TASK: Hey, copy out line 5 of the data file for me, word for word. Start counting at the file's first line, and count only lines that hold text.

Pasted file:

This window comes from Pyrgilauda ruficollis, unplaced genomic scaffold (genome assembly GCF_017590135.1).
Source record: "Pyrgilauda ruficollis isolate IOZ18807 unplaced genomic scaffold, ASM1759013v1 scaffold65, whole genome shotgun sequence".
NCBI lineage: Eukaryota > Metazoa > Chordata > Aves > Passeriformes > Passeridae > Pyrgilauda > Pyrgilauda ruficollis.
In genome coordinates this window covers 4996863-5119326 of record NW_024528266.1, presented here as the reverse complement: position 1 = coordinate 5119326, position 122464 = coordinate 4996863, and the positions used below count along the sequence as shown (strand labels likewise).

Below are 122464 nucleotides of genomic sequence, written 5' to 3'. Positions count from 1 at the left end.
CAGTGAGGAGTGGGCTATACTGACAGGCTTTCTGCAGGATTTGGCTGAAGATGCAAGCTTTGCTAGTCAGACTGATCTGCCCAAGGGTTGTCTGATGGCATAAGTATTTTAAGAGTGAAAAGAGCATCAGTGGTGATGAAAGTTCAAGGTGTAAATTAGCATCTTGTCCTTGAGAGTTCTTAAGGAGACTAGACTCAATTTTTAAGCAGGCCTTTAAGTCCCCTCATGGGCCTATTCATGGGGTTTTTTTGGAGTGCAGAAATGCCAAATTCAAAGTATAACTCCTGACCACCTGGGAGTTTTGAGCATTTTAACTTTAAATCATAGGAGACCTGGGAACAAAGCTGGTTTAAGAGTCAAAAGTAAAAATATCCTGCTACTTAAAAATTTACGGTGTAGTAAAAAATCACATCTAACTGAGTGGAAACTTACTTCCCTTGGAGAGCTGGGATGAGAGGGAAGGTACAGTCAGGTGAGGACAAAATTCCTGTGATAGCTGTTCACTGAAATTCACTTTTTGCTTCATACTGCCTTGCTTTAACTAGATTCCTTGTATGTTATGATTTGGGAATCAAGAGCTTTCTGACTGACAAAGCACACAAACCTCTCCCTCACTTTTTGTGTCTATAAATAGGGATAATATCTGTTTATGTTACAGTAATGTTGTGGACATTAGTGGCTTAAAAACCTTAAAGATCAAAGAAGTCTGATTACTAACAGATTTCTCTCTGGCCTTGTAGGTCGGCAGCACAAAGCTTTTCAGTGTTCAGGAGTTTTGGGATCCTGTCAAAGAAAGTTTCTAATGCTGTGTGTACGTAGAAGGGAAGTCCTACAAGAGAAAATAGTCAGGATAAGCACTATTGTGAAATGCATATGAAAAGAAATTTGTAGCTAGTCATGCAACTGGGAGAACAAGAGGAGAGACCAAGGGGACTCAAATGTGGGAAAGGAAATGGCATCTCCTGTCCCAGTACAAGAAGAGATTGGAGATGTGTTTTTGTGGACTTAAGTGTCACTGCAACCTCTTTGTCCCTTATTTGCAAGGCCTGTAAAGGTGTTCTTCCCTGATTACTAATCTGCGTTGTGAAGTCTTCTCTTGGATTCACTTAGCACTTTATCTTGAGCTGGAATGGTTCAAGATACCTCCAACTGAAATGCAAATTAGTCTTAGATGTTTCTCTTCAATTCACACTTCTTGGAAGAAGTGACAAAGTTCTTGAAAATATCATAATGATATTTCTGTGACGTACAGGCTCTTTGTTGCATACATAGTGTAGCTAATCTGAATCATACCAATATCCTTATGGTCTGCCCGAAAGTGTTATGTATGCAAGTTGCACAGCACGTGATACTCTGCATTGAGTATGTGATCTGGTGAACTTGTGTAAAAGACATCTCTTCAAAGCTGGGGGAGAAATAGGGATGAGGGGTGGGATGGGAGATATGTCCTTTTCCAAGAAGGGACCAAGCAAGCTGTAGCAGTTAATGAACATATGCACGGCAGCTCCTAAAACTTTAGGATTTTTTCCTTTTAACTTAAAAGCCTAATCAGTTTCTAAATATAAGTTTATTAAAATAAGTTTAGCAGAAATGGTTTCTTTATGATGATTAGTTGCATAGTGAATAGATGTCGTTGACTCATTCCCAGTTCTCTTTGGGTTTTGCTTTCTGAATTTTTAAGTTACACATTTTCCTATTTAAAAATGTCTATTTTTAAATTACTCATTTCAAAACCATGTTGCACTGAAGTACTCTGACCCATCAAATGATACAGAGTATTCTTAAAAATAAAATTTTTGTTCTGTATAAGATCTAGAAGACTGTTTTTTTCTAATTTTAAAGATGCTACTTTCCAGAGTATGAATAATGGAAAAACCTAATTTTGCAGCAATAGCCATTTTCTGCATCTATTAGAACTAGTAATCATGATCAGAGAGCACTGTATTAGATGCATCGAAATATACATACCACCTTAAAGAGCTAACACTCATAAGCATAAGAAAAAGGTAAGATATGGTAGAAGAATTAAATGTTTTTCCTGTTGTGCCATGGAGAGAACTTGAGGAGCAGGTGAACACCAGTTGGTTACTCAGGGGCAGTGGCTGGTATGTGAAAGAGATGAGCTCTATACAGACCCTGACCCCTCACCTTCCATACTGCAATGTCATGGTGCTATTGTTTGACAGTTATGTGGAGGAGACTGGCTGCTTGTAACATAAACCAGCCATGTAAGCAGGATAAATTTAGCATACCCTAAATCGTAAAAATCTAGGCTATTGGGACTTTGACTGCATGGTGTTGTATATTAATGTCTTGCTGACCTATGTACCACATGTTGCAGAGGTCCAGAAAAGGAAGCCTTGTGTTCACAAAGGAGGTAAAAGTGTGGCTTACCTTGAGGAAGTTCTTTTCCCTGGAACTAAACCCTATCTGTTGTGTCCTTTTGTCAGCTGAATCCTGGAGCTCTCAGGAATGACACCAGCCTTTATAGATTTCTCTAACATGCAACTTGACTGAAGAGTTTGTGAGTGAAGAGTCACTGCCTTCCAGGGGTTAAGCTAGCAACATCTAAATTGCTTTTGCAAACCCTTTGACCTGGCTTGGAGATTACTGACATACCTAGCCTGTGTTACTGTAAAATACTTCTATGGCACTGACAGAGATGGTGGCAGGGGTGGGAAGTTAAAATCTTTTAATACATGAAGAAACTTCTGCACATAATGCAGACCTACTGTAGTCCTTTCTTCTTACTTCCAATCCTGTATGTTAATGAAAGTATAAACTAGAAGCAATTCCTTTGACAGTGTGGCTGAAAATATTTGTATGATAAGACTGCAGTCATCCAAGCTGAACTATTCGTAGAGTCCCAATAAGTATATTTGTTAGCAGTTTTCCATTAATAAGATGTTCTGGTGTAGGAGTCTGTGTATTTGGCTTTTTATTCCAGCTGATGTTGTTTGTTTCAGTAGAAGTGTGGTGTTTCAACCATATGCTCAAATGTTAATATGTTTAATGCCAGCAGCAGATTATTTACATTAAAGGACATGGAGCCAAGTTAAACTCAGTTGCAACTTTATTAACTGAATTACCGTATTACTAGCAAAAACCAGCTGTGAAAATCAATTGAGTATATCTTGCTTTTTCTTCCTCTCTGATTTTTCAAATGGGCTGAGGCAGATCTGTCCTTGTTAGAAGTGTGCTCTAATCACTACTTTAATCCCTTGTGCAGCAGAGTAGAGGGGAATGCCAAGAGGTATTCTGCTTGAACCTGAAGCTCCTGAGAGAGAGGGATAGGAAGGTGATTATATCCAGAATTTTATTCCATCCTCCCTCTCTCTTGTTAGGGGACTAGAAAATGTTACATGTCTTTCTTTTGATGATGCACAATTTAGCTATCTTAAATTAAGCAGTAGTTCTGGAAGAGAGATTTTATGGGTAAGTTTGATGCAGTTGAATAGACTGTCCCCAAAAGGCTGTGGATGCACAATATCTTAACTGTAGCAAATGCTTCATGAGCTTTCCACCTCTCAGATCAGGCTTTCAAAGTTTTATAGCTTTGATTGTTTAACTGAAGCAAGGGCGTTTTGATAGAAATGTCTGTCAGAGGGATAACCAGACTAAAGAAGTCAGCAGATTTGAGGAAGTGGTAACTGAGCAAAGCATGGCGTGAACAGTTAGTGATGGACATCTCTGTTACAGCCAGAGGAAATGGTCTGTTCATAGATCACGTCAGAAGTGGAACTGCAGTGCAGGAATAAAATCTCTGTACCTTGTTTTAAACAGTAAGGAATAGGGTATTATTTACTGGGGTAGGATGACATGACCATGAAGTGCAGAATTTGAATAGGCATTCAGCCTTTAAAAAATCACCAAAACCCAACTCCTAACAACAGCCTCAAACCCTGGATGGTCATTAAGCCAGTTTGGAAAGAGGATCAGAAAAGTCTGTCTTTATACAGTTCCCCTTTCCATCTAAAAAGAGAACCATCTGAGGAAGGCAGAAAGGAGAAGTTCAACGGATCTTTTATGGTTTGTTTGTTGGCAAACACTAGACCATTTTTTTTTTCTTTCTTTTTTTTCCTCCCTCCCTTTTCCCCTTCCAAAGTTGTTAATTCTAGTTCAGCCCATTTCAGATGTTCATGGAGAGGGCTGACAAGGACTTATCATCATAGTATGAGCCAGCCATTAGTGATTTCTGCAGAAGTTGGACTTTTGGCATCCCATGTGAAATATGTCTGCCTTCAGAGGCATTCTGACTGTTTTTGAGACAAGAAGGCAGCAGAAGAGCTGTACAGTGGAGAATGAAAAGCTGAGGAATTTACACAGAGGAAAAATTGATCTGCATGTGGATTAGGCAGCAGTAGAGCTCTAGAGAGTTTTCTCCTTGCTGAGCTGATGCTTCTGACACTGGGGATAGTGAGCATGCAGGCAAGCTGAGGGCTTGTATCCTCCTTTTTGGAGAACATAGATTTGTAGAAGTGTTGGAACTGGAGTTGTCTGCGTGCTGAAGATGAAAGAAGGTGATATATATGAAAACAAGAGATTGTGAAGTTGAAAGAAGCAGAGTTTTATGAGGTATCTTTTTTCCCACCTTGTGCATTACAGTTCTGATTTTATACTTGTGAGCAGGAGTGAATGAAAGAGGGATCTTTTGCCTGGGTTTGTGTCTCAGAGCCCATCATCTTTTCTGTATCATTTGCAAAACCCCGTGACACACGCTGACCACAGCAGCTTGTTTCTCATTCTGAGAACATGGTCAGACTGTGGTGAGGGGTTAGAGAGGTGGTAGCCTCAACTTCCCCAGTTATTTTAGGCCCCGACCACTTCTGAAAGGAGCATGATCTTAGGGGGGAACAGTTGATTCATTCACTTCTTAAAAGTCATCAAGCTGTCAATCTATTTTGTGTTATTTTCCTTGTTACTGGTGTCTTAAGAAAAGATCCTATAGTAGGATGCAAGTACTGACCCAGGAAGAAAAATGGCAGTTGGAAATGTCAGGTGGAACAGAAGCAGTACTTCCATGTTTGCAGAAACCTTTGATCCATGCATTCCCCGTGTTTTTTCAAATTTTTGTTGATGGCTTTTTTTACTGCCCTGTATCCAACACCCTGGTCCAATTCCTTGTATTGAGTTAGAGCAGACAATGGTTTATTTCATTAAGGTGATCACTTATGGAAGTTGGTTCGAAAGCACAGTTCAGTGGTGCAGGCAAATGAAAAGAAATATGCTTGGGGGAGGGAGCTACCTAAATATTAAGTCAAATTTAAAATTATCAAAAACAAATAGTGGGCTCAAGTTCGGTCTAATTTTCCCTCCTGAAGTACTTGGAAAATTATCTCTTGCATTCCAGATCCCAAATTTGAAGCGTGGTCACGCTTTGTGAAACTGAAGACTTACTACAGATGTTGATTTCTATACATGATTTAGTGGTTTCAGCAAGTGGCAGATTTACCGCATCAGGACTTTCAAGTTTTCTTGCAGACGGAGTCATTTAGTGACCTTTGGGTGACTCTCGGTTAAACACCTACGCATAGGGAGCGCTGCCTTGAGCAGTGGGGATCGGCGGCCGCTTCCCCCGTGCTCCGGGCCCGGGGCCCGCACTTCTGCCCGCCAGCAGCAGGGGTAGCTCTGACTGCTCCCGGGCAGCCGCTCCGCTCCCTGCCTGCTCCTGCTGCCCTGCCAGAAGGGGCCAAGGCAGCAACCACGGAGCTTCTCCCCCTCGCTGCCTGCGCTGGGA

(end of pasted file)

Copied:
Below are 122464 nucleotides of genomic sequence, written 5' to 3'. Positions count from 1 at the left end.